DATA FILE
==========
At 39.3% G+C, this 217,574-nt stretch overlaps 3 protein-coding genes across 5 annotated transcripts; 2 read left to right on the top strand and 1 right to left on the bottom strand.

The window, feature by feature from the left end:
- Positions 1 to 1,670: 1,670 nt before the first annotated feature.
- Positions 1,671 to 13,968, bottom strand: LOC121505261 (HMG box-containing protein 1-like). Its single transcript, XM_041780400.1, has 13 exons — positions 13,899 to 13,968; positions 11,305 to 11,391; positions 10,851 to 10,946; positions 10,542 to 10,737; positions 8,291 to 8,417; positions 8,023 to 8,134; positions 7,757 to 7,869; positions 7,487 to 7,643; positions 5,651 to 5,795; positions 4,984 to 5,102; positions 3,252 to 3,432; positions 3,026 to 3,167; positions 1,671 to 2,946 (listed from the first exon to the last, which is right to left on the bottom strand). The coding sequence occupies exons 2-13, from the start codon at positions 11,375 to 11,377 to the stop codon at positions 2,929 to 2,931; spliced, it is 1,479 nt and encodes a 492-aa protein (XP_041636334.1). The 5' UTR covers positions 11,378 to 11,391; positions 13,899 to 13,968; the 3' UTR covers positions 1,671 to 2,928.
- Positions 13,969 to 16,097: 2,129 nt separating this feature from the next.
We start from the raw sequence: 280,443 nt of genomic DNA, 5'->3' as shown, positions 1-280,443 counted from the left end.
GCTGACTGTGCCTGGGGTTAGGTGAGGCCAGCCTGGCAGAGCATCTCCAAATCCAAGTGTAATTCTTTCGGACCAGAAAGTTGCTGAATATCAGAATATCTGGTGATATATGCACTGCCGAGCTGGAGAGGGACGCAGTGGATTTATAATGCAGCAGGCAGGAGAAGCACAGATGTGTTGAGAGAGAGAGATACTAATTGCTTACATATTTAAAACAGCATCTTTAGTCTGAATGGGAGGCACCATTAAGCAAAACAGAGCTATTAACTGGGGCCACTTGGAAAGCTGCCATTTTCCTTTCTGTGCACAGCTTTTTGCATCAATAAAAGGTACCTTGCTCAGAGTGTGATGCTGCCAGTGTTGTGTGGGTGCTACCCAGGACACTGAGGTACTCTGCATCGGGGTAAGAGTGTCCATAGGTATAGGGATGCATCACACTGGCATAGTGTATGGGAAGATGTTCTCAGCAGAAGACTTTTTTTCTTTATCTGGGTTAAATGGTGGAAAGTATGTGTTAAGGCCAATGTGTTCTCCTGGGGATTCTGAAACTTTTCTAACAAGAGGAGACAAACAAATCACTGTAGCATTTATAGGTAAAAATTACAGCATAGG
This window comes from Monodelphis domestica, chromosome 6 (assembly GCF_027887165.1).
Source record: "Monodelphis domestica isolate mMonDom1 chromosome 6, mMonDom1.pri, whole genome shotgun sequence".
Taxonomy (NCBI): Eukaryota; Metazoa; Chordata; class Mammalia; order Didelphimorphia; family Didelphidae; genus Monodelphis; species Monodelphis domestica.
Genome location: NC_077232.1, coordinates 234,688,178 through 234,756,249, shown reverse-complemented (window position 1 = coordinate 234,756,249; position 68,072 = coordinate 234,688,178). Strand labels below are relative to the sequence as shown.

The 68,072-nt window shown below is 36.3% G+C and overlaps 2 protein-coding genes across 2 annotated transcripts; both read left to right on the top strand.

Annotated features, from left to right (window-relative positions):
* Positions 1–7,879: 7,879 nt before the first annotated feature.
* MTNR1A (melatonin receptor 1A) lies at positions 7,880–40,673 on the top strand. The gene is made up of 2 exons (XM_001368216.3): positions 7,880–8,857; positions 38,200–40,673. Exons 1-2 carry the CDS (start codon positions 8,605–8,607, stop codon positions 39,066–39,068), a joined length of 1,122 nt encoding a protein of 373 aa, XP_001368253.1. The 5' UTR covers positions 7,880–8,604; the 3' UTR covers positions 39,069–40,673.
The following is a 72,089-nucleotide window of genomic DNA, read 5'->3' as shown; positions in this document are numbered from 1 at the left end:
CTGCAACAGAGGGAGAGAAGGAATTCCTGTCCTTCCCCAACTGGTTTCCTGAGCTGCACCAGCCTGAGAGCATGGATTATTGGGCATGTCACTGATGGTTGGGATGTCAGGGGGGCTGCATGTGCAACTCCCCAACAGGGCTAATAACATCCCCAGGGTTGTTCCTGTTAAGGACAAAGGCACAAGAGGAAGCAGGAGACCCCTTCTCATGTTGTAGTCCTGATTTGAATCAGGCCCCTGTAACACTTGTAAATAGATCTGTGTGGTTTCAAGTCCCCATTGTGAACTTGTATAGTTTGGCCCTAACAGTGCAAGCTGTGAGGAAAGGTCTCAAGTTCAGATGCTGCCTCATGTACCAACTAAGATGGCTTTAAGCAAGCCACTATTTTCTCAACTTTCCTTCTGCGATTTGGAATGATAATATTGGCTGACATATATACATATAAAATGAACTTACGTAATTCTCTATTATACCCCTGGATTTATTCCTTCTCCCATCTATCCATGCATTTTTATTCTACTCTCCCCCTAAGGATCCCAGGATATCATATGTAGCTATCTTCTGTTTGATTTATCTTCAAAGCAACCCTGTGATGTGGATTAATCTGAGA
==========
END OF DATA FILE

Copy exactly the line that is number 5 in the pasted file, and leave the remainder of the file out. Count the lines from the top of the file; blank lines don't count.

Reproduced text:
- Positions 13,969 to 16,097: 2,129 nt separating this feature from the next.